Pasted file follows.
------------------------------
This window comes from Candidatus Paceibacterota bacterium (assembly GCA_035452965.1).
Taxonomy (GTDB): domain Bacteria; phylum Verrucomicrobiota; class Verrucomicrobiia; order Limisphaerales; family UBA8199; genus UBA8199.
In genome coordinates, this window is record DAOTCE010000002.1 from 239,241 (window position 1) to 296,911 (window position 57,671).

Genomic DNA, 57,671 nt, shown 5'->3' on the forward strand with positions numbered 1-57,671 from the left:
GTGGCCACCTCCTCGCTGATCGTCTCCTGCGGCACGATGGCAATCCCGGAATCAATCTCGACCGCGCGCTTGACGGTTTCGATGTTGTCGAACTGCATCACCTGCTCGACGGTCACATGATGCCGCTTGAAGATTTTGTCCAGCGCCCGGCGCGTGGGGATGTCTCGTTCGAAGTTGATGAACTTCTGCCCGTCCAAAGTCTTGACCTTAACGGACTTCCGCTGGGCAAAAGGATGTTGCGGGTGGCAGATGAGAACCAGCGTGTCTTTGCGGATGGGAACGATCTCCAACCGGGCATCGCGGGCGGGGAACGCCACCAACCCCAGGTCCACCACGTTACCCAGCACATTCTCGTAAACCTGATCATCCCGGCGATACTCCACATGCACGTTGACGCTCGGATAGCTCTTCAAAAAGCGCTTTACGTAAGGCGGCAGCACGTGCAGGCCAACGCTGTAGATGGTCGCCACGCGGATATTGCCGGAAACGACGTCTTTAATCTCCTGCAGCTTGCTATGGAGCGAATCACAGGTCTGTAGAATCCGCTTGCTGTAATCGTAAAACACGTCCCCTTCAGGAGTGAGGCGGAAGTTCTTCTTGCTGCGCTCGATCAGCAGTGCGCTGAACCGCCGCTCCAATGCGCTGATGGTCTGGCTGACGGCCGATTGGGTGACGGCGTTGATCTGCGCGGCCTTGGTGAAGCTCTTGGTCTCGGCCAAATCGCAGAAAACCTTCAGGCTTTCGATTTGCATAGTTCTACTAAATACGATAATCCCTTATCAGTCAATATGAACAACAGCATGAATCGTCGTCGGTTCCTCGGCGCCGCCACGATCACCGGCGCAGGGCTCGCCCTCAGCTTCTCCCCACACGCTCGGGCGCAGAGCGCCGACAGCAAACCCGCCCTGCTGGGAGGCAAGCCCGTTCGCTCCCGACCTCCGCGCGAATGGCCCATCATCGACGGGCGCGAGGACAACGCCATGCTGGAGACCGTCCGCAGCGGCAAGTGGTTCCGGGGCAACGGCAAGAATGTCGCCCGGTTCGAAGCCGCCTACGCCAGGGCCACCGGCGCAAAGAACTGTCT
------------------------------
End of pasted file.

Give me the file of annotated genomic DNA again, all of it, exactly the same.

This window comes from Candidatus Paceibacterota bacterium (assembly GCA_035452965.1).
Taxonomy (GTDB): domain Bacteria; phylum Verrucomicrobiota; class Verrucomicrobiia; order Limisphaerales; family UBA8199; genus UBA8199.
In genome coordinates, this window is record DAOTCE010000002.1 from 239,241 (window position 1) to 296,911 (window position 57,671).

Genomic DNA, 57,671 nt, shown 5'->3' on the forward strand with positions numbered 1-57,671 from the left:
GTGGCCACCTCCTCGCTGATCGTCTCCTGCGGCACGATGGCAATCCCGGAATCAATCTCGACCGCGCGCTTGACGGTTTCGATGTTGTCGAACTGCATCACCTGCTCGACGGTCACATGATGCCGCTTGAAGATTTTGTCCAGCGCCCGGCGCGTGGGGATGTCTCGTTCGAAGTTGATGAACTTCTGCCCGTCCAAAGTCTTGACCTTAACGGACTTCCGCTGGGCAAAAGGATGTTGCGGGTGGCAGATGAGAACCAGCGTGTCTTTGCGGATGGGAACGATCTCCAACCGGGCATCGCGGGCGGGGAACGCCACCAACCCCAGGTCCACCACGTTACCCAGCACATTCTCGTAAACCTGATCATCCCGGCGATACTCCACATGCACGTTGACGCTCGGATAGCTCTTCAAAAAGCGCTTTACGTAAGGCGGCAGCACGTGCAGGCCAACGCTGTAGATGGTCGCCACGCGGATATTGCCGGAAACGACGTCTTTAATCTCCTGCAGCTTGCTATGGAGCGAATCACAGGTCTGTAGAATCCGCTTGCTGTAATCGTAAAACACGTCCCCTTCAGGAGTGAGGCGGAAGTTCTTCTTGCTGCGCTCGATCAGCAGTGCGCTGAACCGCCGCTCCAATGCGCTGATGGTCTGGCTGACGGCCGATTGGGTGACGGCGTTGATCTGCGCGGCCTTGGTGAAGCTCTTGGTCTCGGCCAAATCGCAGAAAACCTTCAGGCTTTCGATTTGCATAGTTCTACTAAATACGATAATCCCTTATCAGTCAATATGAACAACAGCATGAATCGTCGTCGGTTCCTCGGCGCCGCCACGATCACCGGCGCAGGGCTCGCCCTCAGCTTCTCCCCACACGCTCGGGCGCAGAGCGCCGACAGCAAACCCGCCCTGCTGGGAGGCAAGCCCGTTCGCTCCCGACCTCCGCGCGAATGGCCCATCATCGACGGGCGCGAGGACAACGCCATGCTGGAGACCGTCCGCAGCGGCAAGTGGTTCCGGGGCAACGGCAAGAATGTCGCCCGGTTCGAAGCCGCCTACGCCAGGGCCACCGGCGCAAAGAACTGTCT